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Updated On: Monday, 18 February 2019

Execution of juvenile offender in Iran ‘deeply distressing’ – UN rights chief

Content by: UN News Centre

Zeinab Sekaanvand Lokran was convicted of murdering her husband in 2012, when she was 17-years-old. She was executed this week, despite a number of appeals from UN Special Rapporteurs.

The sheer injustice in the case of Zeinab Sekaanvand Lokran is deeply distressing,” Michelle Bachelet, the UN High Commissioner for Human Rights, said in a news release on Friday.

“The serious question marks over her conviction appear not to have been adequately addressed before she was executed. The bottom line is that she was a juvenile at the time the offence was committed, and international law clearly prohibits the execution of juvenile offenders.”

According to the High Commissioner’s office (OHCHR), Ms. Sekaanvand’s detention and trial were also marred by reports that she was beaten by police officers following her arrest, forced to make a false confession, and denied access to a lawyer until her final trial session, where she recanted her confession.

In addition, claims that Ms. Sekaanvand had been a victim of domestic violence were reportedly not adequately examined during the judicial process. She was executed on 2 October, and her family was given just one day’s notice, for a final visit.

The news release also noted that dozens of other convicted juvenile offenders reportedly remain on death row in Iran, which has already executed at least five juvenile offenders so far this year. Executions are often carried out with little warning, and without proper scrutiny and transparency.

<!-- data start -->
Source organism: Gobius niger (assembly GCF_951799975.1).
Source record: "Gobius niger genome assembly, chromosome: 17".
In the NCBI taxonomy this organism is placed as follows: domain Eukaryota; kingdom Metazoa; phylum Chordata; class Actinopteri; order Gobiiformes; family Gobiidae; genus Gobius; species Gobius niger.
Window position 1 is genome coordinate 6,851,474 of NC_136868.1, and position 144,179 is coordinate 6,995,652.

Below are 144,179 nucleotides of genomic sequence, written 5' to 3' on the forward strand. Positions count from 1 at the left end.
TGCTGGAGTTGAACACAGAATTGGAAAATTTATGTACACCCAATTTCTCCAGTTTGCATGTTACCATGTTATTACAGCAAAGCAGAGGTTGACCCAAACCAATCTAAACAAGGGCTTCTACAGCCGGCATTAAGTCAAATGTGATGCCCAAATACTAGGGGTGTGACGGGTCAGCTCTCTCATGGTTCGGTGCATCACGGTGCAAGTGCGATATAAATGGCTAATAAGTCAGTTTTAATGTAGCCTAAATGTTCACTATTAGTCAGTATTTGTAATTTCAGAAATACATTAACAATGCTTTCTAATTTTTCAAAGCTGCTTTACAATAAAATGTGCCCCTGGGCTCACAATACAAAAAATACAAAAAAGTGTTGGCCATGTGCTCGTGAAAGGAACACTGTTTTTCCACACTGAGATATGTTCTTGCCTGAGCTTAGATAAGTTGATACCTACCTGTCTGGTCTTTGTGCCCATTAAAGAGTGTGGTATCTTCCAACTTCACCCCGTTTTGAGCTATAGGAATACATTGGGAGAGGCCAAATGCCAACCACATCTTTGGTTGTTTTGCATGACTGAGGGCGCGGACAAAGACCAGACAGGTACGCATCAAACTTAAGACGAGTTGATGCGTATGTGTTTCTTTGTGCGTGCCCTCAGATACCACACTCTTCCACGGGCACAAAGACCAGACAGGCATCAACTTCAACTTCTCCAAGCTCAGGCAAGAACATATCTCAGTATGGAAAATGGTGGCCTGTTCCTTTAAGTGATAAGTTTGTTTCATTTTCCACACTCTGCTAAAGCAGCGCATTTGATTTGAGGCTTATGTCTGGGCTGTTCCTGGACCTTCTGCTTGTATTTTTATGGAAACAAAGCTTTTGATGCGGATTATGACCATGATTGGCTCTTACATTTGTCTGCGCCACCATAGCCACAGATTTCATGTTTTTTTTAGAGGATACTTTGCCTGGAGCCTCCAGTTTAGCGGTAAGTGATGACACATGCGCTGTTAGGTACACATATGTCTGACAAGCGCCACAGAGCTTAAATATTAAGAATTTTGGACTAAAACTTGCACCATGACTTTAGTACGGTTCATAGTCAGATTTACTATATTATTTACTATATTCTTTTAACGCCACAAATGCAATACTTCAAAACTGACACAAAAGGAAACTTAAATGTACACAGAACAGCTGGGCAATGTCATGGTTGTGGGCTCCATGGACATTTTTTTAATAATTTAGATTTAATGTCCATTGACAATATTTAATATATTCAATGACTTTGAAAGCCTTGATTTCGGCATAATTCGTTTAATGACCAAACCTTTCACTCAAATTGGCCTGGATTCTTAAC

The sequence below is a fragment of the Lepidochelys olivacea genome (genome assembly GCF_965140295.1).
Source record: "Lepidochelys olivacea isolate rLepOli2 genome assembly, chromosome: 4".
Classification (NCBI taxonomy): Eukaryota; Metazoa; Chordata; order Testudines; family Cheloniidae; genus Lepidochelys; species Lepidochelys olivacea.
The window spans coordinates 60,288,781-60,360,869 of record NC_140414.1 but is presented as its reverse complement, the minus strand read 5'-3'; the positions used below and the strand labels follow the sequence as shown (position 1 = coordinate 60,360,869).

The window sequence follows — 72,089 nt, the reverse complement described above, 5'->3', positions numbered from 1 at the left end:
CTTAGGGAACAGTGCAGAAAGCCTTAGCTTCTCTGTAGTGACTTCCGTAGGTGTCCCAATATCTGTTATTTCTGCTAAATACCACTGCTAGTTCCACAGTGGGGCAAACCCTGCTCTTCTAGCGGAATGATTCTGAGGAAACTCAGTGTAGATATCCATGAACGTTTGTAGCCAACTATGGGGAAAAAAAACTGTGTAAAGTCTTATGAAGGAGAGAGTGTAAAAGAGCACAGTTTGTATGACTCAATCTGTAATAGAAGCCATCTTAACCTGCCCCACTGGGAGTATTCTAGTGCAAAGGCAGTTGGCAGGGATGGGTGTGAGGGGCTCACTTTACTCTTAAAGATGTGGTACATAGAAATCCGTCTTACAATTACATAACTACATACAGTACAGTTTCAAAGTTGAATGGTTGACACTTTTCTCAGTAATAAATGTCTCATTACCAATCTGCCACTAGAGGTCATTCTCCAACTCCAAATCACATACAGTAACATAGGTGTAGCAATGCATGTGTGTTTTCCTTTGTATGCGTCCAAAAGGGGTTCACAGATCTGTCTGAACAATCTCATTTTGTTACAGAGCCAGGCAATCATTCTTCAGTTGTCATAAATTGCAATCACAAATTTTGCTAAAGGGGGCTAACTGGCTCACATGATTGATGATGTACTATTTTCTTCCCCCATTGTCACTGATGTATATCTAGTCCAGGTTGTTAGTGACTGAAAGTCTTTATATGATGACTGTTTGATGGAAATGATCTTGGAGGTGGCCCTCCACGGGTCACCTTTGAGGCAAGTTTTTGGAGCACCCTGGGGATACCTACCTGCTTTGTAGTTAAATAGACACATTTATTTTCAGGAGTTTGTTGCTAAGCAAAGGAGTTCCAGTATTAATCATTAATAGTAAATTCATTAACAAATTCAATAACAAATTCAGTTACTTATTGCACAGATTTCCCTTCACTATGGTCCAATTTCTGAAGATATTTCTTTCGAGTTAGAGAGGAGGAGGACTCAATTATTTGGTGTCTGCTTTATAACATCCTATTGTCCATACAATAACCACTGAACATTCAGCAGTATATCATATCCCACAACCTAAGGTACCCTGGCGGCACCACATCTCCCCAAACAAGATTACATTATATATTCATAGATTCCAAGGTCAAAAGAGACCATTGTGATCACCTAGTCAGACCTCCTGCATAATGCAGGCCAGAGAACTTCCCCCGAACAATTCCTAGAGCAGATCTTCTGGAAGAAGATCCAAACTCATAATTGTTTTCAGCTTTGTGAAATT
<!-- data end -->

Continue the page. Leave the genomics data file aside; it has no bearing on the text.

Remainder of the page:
“As a State party to both the Convention on the Rights of the Child and the International Covenant on Civil and Political Rights, Iran has an obligation to abide by their provisions and to end the use of the death penalty against juvenile offenders,” expressed Ms. Bachelet.

The UN rights chief also called for an end to the death penalty in all circumstances, as no judiciary in any part of the world can fully avoid miscarriages of justice.

Article 6.5 of the International Covenant on Civil and Political Rights states that death sentence “shall not be imposed for crimes committed by persons below eighteen years of age and shall not be carried out on pregnant women.”

In addition, the Convention on the Rights of the Child, requires all States Parties to ensure that no child shall be subjected to torture or other cruel, inhuman or degrading treatment or punishment and “neither capital punishment nor life imprisonment without possibility of release shall be imposed for offences committed by persons below 18 years of age.”

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